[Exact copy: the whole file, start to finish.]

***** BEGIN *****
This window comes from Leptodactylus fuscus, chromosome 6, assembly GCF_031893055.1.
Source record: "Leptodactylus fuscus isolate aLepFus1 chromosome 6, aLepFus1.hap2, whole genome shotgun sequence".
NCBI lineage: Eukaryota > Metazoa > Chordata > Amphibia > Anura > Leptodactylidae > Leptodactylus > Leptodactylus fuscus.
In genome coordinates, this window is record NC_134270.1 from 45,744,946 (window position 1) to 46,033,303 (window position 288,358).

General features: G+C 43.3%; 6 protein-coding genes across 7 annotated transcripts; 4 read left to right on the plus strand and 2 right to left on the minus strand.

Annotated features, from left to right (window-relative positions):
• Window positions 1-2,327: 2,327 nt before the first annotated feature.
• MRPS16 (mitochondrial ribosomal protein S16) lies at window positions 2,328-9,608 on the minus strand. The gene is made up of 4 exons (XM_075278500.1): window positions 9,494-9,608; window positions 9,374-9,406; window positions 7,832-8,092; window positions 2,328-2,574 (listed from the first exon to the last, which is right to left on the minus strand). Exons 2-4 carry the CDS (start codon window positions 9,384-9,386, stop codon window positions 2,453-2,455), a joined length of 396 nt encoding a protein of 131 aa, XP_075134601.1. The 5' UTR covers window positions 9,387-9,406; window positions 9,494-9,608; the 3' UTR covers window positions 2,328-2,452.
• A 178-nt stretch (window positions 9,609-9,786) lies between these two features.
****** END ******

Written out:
This window comes from Leptodactylus fuscus, chromosome 6, assembly GCF_031893055.1.
Source record: "Leptodactylus fuscus isolate aLepFus1 chromosome 6, aLepFus1.hap2, whole genome shotgun sequence".
NCBI lineage: Eukaryota > Metazoa > Chordata > Amphibia > Anura > Leptodactylidae > Leptodactylus > Leptodactylus fuscus.
In genome coordinates, this window is record NC_134270.1 from 45,744,946 (window position 1) to 46,033,303 (window position 288,358).

General features: G+C 43.3%; 6 protein-coding genes across 7 annotated transcripts; 4 read left to right on the plus strand and 2 right to left on the minus strand.

Annotated features, from left to right (window-relative positions):
• Window positions 1-2,327: 2,327 nt before the first annotated feature.
• MRPS16 (mitochondrial ribosomal protein S16) lies at window positions 2,328-9,608 on the minus strand. The gene is made up of 4 exons (XM_075278500.1): window positions 9,494-9,608; window positions 9,374-9,406; window positions 7,832-8,092; window positions 2,328-2,574 (listed from the first exon to the last, which is right to left on the minus strand). Exons 2-4 carry the CDS (start codon window positions 9,384-9,386, stop codon window positions 2,453-2,455), a joined length of 396 nt encoding a protein of 131 aa, XP_075134601.1. The 5' UTR covers window positions 9,387-9,406; window positions 9,494-9,608; the 3' UTR covers window positions 2,328-2,452.
• A 178-nt stretch (window positions 9,609-9,786) lies between these two features.